Mérida, June 7th 2011 (Venezuelanalysis.com) – Venezuelan President Hugo Chavez and his party, the PSUV, congratulated Peruvian president-elect Ollanta Humala on his electoral win, saying they hoped the victory would mean more social inclusion in Peru.
Left wing Humala narrowly defeated Keiko Fujimori, daughter of imprisoned ex-president Alberto Fujimori, in second round elections held on Sunday. Humala, who many would consider the first left wing president elected in 25 years in Peru, will take office on 28 July.
In a statement put out by the President’s Office, Chavez, “on behalf of the Venezuelan people and government”, expressed his “most sincere congratulations to President-elect of Peru Ollanta Humala, to whom the Peruvian people gave a solid victory”.
“Again, a sister republic of our America sets an example of democratic vocation, spreading the strong message of commitment of Latin American peoples with the transformation of our society by peaceful means and as an expression of the will of the majority around the world,” the statement continued.
The Venezuelan government expressed its “its willingness to promote fraternal bilateral relations with Peru in all strategic areas”.
The governing United Socialist Party of Venezuela (PSUV) also held a press conference to welcome Humala’s victory. PSUV legislator Rodrigo Cabezas said the victory was “an achievement for Peruvian progressive forces who are crying out for inclusion, equality, and social justice”.
He argued that there are over 12 million Peruvians living in poverty, and a challenge for the new president will be to ensure that “social inclusion is generated at the same pace as economic growth”.
The victory also hindered “the aggressive anti communist campaign, basically of a fascist nature, that the Peruvian media and right wing were waging against the now President-elect of Peru,” Cabezas said.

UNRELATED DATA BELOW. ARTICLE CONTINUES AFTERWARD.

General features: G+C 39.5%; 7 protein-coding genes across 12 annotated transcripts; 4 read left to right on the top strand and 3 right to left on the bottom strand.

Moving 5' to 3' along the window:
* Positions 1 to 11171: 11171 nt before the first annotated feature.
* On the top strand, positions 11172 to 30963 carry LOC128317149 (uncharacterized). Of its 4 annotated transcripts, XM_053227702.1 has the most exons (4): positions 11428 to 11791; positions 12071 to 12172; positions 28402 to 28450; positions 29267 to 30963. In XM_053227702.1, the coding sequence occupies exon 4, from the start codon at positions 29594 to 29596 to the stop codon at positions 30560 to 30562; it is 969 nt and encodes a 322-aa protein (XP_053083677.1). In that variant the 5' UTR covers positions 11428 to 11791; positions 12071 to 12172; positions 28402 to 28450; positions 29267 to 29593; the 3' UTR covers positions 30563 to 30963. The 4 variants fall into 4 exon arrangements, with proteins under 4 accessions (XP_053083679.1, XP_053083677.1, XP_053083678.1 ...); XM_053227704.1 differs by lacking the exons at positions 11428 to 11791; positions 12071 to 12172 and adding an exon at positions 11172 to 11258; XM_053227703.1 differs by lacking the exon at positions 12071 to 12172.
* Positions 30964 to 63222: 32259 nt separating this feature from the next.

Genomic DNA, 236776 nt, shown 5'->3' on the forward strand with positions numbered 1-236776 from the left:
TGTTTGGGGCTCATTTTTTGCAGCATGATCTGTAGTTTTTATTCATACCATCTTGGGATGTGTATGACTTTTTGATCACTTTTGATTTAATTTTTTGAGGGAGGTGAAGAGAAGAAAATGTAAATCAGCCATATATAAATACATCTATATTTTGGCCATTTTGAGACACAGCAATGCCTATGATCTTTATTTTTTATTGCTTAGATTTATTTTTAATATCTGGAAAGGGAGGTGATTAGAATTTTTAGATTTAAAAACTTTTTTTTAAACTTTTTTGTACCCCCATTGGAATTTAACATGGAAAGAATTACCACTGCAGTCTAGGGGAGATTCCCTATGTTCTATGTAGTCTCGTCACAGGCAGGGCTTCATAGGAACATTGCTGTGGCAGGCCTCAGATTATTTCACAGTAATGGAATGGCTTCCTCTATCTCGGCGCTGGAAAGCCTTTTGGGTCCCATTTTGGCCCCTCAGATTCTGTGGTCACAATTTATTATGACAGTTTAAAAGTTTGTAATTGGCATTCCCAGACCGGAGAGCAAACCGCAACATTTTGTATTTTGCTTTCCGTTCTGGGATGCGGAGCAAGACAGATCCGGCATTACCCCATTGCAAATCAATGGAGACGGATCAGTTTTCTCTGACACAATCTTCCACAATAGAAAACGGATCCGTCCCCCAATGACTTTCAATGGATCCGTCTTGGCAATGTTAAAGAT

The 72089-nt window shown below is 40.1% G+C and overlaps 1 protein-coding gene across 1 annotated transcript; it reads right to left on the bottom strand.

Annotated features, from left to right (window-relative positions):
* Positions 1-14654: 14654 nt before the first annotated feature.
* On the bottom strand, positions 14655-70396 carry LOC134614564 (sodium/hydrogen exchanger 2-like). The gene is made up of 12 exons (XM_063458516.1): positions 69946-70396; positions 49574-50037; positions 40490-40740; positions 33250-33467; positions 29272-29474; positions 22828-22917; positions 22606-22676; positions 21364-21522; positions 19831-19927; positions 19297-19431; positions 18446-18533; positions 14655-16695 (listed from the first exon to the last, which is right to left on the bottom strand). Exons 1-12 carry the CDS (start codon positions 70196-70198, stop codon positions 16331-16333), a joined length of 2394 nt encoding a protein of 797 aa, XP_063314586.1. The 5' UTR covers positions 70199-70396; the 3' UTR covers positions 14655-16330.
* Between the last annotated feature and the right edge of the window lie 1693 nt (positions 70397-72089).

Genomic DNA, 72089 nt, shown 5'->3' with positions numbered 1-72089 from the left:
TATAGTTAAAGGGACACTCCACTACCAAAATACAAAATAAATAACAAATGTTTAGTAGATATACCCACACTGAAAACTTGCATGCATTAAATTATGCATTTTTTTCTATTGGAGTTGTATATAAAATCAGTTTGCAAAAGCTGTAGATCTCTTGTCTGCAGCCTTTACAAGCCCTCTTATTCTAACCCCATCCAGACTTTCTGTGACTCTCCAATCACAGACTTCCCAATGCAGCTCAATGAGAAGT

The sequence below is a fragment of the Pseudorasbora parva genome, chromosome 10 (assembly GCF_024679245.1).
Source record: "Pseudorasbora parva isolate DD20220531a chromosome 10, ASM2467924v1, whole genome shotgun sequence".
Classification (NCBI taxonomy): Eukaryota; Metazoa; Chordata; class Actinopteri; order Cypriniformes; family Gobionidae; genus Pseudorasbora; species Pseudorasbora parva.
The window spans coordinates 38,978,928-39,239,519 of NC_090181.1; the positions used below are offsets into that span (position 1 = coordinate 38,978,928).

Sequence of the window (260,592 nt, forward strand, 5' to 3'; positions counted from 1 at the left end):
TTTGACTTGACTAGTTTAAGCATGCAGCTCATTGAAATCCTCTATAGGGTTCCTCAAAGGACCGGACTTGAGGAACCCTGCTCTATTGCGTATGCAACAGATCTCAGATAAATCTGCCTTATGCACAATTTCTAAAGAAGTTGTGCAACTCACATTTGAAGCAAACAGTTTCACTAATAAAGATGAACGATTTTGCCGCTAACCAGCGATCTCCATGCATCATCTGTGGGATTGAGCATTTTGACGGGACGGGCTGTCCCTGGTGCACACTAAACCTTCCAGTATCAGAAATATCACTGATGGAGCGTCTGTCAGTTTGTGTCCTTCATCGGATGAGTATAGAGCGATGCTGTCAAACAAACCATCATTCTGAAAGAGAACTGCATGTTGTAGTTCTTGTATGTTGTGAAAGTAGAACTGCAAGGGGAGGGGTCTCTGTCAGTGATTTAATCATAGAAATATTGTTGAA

Speaking on Sunday as the elections in Peru were taking place, Chavez said his government would make every effort to have good relations with whoever ended up being elected president, while expressing concern that some sectors had used him in the electoral campaign.
“They used me in their electoral campaign, I don’t worry about it now,” he said. In a number of elections in Latin America, right wing sectors have associated left wing candidates with Chavez in an attempt to red-bait the candidate.
In May 2006 Peru and Venezuela withdrew their respective ambassadors. Venezuela had announced its withdrawal from the Andean Community, saying Peru and Colombia’s Free Trade Agreements with the U.S. had “killed” it. Alan Garcia, running against Humala for president at the time, called Chavez “shameless” and a “brat”.
Chavez responded that should Garcia win the election, Venezuela would withdraw its ambassador, as Garcia was “corrupt” and a “bandit”. The Peruvian government accused Chavez of “meddling” in its affairs and supporting Humala, and withdrew its ambassador.
Venezuela followed suit, Garcia won the elections, and the two countries restored relations in December that year at the South American Nations summit, which aimed to drive forward regional integration.
Venezuelan Expats in Peru Concerned
La Patilla reported that there are “Venezuelans in Peru who fear that Humala will revoke their political asylum”.
According to La Patilla, there are nine Venezuelans benefiting from political asylum in Peru, and their asylum status depends on the Peruvian state in power.
One of those with political asylum is ex-presidential candidate Manuel Rosales. Rosales was granted asylum in Peru in 2009 after he was charged with stealing public funds and accepting bribes during his term as governor of Zulia state.
Another Venezuelan with asylum in Peru is Nixon Moreno, leader of violent protests in Merida state in 2006 which saw one female police raped and her partner left in a coma. Moreno was charged with attempted homicide.
There is also opposition leader Carlos Ortega, who was charged with crimes connected to his actions during the petroleum strike and the sabotage of the oil industry in 2002-3. He was granted asylum in Costa Rica, but later had it revoked after he broke his obligations under asylum and gave a speech in which he vowed to return to Venezuela and work clandestinely to oust Chavez.